That, in a nutshell, is how you deny the cat.



My Way - Ginsburg says Roe gave abortion opponents target |

One of the most liberal members of the U.S. Supreme Court, Justice Ruth Bader Ginsburg could be expected to give a rousing defense of Roe v. Wade in reflecting on the landmark vote 40 years after it established a nationwide right to abortion.

Instead, Ginsburg told an audience Saturday at the University of Chicago Law School that while she supports a woman's right to choose, she feels the ruling by her predecessors on the court was too sweeping and gave abortion opponents a symbol to target. Ever since, she said, the momentum has been on the other side, with anger over Roe fueling a state-by-state campaign that has placed more restrictions on abortion.

"That was my concern, that the court had given opponents of access to abortion a target to aim at relentlessly," she told a crowd of students. "... My criticism of Roe is that it seemed to have stopped the momentum that was on the side of change."

The ruling is also a disappointment to a degree, Ginsburg said, because it was not argued in weighty terms of advancing women's rights. Rather, the Roe opinion, written by Justice Harry Blackmun, centered on the right to privacy and asserted that it extended to a woman's decision on whether to end a pregnancy.


Hershael York - Preaching Points: Aim for the Ear! |

Don't preach as would a writer; preach as a preacher! Preachers who fail to appreciate the vast difference between their oral craft and writing usually display very different understandings of their task—centered in the pulpit and congregation for one and in the desk and study for the other. . . .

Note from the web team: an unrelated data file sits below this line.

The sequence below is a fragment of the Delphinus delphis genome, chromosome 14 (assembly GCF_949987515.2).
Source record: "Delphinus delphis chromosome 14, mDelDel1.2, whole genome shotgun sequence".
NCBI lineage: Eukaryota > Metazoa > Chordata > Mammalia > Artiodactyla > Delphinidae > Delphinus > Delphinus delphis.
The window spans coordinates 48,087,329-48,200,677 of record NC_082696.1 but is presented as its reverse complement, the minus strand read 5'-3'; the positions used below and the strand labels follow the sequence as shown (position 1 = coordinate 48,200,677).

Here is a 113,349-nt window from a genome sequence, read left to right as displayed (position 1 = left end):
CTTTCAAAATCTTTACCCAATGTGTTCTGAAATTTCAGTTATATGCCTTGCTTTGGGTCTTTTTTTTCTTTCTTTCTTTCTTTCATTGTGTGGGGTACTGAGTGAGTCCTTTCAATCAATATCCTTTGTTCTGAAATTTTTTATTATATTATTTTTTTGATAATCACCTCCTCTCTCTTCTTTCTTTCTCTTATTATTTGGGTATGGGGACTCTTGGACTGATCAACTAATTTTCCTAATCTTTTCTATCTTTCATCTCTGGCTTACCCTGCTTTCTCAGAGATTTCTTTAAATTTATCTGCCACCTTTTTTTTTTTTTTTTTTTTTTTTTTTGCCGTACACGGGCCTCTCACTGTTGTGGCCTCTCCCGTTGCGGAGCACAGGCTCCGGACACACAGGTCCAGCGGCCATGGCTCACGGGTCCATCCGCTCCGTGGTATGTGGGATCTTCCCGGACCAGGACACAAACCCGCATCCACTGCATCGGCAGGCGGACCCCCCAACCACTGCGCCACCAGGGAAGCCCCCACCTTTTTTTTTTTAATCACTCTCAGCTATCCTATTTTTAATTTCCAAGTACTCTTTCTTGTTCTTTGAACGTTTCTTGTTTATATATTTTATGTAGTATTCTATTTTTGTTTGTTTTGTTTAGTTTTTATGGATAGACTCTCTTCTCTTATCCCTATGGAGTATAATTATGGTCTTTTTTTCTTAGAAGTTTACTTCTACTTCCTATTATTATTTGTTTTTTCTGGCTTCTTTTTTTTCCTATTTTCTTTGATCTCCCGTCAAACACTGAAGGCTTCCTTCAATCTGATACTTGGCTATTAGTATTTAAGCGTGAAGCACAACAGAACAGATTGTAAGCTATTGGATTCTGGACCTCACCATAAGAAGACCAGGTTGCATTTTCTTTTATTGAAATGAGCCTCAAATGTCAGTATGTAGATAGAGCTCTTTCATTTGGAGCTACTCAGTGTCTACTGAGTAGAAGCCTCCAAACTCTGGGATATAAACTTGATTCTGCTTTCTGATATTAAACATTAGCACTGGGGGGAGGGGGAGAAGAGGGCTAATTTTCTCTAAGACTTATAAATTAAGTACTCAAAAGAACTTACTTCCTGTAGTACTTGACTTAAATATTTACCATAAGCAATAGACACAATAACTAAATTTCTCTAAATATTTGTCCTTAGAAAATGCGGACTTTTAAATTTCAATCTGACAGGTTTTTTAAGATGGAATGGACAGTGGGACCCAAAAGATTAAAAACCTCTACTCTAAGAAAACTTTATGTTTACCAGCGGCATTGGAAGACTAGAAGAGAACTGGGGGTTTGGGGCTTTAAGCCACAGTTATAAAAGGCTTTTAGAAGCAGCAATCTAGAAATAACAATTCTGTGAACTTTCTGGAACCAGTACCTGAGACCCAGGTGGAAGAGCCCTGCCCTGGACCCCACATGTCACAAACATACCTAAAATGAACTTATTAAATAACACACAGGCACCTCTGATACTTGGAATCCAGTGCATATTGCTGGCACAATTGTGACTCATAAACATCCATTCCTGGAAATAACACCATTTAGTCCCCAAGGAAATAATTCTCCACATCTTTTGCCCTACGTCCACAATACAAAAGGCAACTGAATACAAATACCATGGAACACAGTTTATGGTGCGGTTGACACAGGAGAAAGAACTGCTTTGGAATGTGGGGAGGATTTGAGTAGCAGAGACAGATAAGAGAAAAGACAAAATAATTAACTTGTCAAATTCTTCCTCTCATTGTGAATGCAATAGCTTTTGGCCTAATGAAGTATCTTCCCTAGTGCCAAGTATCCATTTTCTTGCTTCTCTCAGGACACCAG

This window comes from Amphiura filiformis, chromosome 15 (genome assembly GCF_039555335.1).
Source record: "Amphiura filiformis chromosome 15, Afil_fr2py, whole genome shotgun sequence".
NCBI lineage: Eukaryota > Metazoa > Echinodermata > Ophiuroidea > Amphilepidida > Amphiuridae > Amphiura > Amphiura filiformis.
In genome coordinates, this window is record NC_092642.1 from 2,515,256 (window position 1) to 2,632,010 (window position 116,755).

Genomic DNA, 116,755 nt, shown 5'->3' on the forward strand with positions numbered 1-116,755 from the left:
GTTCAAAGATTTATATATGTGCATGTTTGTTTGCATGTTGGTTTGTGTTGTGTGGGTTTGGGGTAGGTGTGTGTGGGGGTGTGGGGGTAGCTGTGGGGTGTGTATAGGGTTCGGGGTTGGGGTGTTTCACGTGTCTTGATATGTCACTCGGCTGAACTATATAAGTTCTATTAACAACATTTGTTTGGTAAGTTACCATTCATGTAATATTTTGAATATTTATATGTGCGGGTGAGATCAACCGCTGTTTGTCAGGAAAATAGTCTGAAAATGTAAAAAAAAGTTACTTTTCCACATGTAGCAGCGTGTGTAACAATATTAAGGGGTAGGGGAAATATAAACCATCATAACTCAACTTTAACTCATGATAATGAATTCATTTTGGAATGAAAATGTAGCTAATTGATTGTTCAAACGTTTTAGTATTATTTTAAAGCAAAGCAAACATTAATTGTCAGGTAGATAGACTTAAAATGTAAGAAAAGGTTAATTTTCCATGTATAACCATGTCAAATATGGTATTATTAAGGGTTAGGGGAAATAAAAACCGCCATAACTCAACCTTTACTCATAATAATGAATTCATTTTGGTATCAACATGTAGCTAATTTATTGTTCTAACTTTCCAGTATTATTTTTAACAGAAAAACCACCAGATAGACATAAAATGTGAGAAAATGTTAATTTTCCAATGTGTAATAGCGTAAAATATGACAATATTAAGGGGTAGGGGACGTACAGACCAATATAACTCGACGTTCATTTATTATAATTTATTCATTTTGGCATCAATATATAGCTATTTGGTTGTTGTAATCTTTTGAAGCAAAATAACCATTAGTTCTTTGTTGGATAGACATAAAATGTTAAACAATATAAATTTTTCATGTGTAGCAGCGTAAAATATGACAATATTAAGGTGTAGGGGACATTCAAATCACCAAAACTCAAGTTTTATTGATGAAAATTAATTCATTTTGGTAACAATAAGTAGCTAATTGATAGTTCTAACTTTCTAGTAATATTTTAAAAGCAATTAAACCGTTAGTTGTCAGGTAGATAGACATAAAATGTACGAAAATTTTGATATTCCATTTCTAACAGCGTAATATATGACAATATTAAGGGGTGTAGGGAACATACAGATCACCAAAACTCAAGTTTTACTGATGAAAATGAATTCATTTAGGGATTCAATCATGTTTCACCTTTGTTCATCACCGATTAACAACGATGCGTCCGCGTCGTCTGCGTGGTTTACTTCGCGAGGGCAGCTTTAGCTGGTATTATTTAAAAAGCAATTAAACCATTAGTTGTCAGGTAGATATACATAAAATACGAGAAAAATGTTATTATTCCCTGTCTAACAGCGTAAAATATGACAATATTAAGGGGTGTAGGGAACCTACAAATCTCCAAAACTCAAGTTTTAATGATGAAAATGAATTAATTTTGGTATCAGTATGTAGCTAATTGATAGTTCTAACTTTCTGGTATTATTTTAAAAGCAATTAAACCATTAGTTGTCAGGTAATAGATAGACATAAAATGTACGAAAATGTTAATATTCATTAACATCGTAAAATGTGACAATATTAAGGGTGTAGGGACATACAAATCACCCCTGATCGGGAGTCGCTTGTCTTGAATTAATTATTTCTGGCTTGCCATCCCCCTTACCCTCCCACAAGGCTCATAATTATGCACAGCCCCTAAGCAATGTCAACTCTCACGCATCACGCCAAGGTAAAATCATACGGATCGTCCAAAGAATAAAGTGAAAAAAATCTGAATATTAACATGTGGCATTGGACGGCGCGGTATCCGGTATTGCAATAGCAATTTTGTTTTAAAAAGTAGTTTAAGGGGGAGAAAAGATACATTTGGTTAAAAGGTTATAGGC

Preachers who preach as writers make three critical mistakes:

They focus more on wordcraft than on heart connection. Imagine Dr. Martin Luther King Jr. standing before the great statue of our 16th president and reading the words of his speech with no emotion, no lilt of his voice, no quaver in the phrase: "Free at last! Free at last! Thank God Almighty, we are free at last!" What if he had contented himself just to read the words and not deliver them with his personality? What if, in fact, he had merely printed the manuscript and passed it out?The words King wrote were certainly powerful by themselves, but when transmitted through him, they remain so strong that reading them 50 years later, we still hear his sonorous voice because he connected with more than words. He connected with our hearts.


Glenn T. Stanton - FactChecker: Does Abba Mean Daddy? | Apparently not.